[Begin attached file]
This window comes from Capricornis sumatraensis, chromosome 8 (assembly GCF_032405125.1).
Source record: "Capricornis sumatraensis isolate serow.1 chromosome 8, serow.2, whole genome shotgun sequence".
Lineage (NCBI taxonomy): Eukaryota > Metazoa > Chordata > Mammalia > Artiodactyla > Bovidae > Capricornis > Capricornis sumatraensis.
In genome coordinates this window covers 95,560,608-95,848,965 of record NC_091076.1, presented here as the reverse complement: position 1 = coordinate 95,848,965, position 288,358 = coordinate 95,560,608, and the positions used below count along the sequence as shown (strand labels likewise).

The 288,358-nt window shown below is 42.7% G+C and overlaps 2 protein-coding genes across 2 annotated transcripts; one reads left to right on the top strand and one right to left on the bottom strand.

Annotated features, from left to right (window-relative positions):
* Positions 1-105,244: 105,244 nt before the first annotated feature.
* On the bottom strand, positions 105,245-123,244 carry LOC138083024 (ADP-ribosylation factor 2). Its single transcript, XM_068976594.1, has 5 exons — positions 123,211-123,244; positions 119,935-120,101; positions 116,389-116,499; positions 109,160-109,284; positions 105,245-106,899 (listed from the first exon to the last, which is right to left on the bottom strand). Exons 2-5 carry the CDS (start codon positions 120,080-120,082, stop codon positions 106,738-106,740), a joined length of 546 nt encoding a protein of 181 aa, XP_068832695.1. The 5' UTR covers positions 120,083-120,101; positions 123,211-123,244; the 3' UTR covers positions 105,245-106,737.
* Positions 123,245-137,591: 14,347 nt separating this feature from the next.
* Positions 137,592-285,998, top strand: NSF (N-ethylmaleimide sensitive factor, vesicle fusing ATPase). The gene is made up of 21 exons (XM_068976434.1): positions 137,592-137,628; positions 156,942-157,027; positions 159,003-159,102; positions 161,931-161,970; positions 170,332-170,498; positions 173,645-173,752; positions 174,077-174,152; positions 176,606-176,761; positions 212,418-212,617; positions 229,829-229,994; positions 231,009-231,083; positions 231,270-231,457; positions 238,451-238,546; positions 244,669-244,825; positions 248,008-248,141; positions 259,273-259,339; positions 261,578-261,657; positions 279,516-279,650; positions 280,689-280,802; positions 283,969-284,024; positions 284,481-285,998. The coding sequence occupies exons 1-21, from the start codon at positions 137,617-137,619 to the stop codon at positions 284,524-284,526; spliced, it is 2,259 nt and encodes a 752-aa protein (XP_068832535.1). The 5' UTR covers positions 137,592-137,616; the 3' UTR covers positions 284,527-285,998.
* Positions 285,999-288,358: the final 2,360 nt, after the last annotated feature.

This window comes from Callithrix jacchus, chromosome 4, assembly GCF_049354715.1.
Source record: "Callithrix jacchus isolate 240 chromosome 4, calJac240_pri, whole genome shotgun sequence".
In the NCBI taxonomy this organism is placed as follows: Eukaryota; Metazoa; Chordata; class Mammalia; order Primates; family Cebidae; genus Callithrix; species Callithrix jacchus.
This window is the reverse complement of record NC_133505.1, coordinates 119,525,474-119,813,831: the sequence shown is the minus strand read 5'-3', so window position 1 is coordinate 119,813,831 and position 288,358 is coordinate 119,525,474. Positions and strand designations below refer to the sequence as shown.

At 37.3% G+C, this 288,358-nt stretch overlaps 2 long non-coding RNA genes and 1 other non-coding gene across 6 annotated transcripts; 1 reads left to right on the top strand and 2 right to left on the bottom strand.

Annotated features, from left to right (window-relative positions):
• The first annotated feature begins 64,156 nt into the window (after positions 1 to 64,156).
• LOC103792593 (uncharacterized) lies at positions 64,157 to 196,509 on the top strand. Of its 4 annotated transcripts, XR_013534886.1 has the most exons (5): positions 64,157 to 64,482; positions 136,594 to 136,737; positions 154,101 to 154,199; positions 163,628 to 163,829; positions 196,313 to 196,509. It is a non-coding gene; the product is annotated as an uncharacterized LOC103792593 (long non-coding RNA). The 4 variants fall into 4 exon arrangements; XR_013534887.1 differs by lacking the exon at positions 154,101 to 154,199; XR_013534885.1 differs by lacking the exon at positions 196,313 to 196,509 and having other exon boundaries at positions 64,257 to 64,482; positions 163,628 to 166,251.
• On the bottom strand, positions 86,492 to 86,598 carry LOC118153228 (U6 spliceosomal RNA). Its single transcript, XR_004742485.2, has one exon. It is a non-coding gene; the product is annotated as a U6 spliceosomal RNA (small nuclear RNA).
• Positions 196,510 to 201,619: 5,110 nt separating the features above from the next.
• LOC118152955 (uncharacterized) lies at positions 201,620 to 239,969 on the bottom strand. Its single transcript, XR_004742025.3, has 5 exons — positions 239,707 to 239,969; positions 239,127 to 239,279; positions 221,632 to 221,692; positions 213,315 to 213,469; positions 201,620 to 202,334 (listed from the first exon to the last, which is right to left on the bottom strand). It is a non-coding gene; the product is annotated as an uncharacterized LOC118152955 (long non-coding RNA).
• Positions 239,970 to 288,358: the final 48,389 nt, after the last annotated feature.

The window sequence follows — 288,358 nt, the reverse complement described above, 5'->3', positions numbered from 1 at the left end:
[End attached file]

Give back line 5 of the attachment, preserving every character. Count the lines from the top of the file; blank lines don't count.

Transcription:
The 288,358-nt window shown below is 42.7% G+C and overlaps 2 protein-coding genes across 2 annotated transcripts; one reads left to right on the top strand and one right to left on the bottom strand.